A Bright Future: Advancements in Prosthetics

It isn’t surprising that a retired Army Sergeant lives an active lifestyle that involves golfing, sailing, flying, snow skiing, skydiving and kayaking. Except in this case, retired Army Sergeant Bill Dunham accomplishes all this and more after having his right leg amputated above the knee.

Dunham was severely wounded while trying to secure an airfield in the mission to apprehend Manuel Noriega in 1989 and underwent 21 surgeries over several years before he lost the limb. However, he has been able to maintain his active lifestyle thanks to advanced computerized prosthetic technology.

Since learning to walk again, he is able to continue a full range of outdoor activities with the same spirit that inspired him as a member of the elite U.S. Army Special Operations Command. Today, as an Area Clinic Manager for and patient of Hanger Clinic, Bill works closely with prosthetic designers to test and develop advanced and better functioning prosthetic devices.

Bill’s story is just one in a broad spectrum of experiences among prosthetic device users. Some are trauma survivors who are facing profound loss unexpectedly; others have lost limbs after long-term illnesses like diabetes. Whatever their circumstances, they’re seeking the device that suits them best, and the industry is constantly evolving to meet their diverse needs.

What’s New is Old

Though the field is rapidly changing, prosthetic technology isn’t new. In fact, it originated around 950 B.C. with a prosthetic toe designed in ancient Egypt.

The modern prosthetic industry began after the American Civil War, when Confederate soldier James Hanger (The Hanger Clinic’s namesake) invented the “Hanger Limb,” the first prosthesis to feature a hinged knee for better mobility.

As the devices evolved to become increasingly fine-tuned, they have been transformed from heavy wooden objects to remarkably lightweight, skillfully engineered tools that can return the user’s ability to live and work as usual. This provides a positive ripple effect on individual mental health, relationships, and larger communities.

Increasing Technology and Accessibility

As with many new technologies, however, advanced prosthetic engineering can be expensive. But modern technology is beginning to fill the gap between what’s needed and what’s available, at lower costs than ever before. Kevin Carroll, Hanger’s Vice President of Prosthetics, notes that “We now have smarter plastics that are very durable, stronger, and lighter than they’ve ever been.” That durability can reduce the need for replacement, cutting the lifetime cost for the user.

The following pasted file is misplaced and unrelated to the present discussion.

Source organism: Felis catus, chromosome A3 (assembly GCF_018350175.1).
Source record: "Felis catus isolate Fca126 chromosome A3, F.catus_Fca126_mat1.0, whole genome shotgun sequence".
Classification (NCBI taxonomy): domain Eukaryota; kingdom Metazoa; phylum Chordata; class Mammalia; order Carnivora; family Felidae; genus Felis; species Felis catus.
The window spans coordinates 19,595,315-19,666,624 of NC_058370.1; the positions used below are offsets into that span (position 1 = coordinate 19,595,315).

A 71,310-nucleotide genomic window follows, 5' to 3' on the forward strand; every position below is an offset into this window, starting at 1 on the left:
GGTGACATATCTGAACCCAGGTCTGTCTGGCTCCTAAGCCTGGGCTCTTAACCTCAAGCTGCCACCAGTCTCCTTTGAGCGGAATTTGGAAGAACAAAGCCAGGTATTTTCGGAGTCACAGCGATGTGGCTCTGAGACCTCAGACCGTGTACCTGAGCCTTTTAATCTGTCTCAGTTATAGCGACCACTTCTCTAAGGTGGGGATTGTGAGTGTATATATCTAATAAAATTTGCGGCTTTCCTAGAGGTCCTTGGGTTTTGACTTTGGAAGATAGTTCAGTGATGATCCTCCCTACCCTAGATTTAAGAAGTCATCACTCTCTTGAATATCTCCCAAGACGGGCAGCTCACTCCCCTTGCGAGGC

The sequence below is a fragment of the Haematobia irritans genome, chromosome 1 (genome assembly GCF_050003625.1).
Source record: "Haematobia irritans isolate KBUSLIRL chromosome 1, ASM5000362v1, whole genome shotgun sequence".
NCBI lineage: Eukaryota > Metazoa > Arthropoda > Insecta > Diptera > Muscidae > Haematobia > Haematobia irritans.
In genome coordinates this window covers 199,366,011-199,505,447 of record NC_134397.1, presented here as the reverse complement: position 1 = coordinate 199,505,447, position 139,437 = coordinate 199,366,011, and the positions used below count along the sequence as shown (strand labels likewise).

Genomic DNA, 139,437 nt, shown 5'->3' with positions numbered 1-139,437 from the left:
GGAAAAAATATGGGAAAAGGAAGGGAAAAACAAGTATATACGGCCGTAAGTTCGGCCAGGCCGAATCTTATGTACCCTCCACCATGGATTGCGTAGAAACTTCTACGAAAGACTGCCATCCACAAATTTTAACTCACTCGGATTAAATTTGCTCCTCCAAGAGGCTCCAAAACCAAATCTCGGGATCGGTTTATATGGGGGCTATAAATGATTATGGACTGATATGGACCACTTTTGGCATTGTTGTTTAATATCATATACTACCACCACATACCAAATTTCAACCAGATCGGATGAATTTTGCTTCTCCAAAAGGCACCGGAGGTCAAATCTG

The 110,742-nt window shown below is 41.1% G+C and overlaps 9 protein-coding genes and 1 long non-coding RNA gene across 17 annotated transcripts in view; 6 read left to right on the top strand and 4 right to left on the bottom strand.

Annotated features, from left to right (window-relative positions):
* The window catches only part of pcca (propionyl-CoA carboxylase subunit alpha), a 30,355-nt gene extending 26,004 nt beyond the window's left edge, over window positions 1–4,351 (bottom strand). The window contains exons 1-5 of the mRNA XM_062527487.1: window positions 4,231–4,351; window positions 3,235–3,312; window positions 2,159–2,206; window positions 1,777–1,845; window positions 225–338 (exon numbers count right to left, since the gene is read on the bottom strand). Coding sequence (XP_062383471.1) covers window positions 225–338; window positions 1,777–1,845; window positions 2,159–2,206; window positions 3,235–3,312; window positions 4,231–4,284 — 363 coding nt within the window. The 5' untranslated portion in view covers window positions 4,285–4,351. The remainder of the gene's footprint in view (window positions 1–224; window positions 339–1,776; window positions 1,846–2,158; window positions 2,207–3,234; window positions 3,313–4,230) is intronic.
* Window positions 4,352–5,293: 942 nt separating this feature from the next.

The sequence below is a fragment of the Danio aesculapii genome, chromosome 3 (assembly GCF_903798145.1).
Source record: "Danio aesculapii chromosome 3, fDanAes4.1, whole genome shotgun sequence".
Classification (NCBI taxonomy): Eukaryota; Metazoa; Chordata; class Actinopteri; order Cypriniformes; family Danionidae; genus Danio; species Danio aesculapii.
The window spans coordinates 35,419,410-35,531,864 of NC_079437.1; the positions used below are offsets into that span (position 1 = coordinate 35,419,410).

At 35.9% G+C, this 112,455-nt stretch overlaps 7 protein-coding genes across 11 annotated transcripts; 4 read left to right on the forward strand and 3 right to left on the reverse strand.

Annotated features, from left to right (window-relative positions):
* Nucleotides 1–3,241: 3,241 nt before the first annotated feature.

One of these smarter materials is DuPont™ Hytrel® thermoplastic elastomer, a super-light, ultra-durable polymer that’s designed to last for years without showing wear. But for all of its advantages, the most important may be its price: a prosthetic foot made from Hytrel® retails for just $100. “Our customers have been and will continue to be our inspiration to push the limits of science and engineering to develop innovations that improve their lives,” says Vicky Brady, Global Technology Director, DuPont Performance Materials.

Technology is also making prosthetics more comfortable, improving the length of time they can be worn. Carroll praises new materials that prevent the chafing, discomfort and skin irritations that have been commonplace for so long. WintersGel liners, made from silicone and named for a dolphin fitted with a prosthetic tail, “offers a gentle adhesion that is skin friendly and cushioning. These special features are especially beneficial for those with delicate skin, scar tissue or other residual limb concerns,” says Carroll.

Even greater advancements are on the horizon. Using a procedure called osseointegration, researchers at Johns Hopkins can now attach a prosthetic implant to the user’s bone, where it eventually fuses and becomes integrated into the anatomy. This totally eliminates the need for sockets, which, if are not optimally fit, can chafe, or leave sores and blisters.

In an even greater technological leap, a team at Hopkins has also developed a prosthetic arm that’s actually controlled by the user’s brain. Using a surgical “remapping” of nerves, this device is the first with fingers that can move individually.

Though it will be some time before the technology developed at Johns Hopkins is ready for real-world applications, other new technologies like these are creating a bright future for prosthesis users all over the world.